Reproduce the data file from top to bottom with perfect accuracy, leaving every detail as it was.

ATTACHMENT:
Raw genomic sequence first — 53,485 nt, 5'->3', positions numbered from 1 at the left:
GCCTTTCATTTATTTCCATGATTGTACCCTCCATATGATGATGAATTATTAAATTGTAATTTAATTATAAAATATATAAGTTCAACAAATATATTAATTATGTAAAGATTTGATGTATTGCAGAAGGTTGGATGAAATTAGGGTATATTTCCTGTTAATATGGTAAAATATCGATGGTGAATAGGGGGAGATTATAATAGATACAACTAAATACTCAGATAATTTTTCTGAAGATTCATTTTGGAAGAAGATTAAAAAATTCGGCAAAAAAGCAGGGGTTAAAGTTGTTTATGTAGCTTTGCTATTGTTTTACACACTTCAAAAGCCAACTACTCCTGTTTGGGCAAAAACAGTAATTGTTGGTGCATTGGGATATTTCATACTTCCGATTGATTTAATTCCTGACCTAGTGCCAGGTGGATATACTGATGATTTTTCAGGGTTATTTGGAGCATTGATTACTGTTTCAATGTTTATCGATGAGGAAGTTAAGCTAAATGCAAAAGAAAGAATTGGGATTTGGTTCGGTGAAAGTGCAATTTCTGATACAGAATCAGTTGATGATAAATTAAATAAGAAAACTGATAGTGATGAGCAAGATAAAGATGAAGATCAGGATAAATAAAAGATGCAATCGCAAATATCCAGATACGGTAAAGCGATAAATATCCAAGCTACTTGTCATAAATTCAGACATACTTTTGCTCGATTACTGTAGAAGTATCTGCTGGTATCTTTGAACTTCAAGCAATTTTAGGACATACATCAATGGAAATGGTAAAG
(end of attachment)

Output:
Raw genomic sequence first — 53,485 nt, 5'->3', positions numbered from 1 at the left:
GCCTTTCATTTATTTCCATGATTGTACCCTCCATATGATGATGAATTATTAAATTGTAATTTAATTATAAAATATATAAGTTCAACAAATATATTAATTATGTAAAGATTTGATGTATTGCAGAAGGTTGGATGAAATTAGGGTATATTTCCTGTTAATATGGTAAAATATCGATGGTGAATAGGGGGAGATTATAATAGATACAACTAAATACTCAGATAATTTTTCTGAAGATTCATTTTGGAAGAAGATTAAAAAATTCGGCAAAAAAGCAGGGGTTAAAGTTGTTTATGTAGCTTTGCTATTGTTTTACACACTTCAAAAGCCAACTACTCCTGTTTGGGCAAAAACAGTAATTGTTGGTGCATTGGGATATTTCATACTTCCGATTGATTTAATTCCTGACCTAGTGCCAGGTGGATATACTGATGATTTTTCAGGGTTATTTGGAGCATTGATTACTGTTTCAATGTTTATCGATGAGGAAGTTAAGCTAAATGCAAAAGAAAGAATTGGGATTTGGTTCGGTGAAAGTGCAATTTCTGATACAGAATCAGTTGATGATAAATTAAATAAGAAAACTGATAGTGATGAGCAAGATAAAGATGAAGATCAGGATAAATAAAAGATGCAATCGCAAATATCCAGATACGGTAAAGCGATAAATATCCAAGCTACTTGTCATAAATTCAGACATACTTTTGCTCGATTACTGTAGAAGTATCTGCTGGTATCTTTGAACTTCAAGCAATTTTAGGACATACATCAATGGAAATGGTAAAG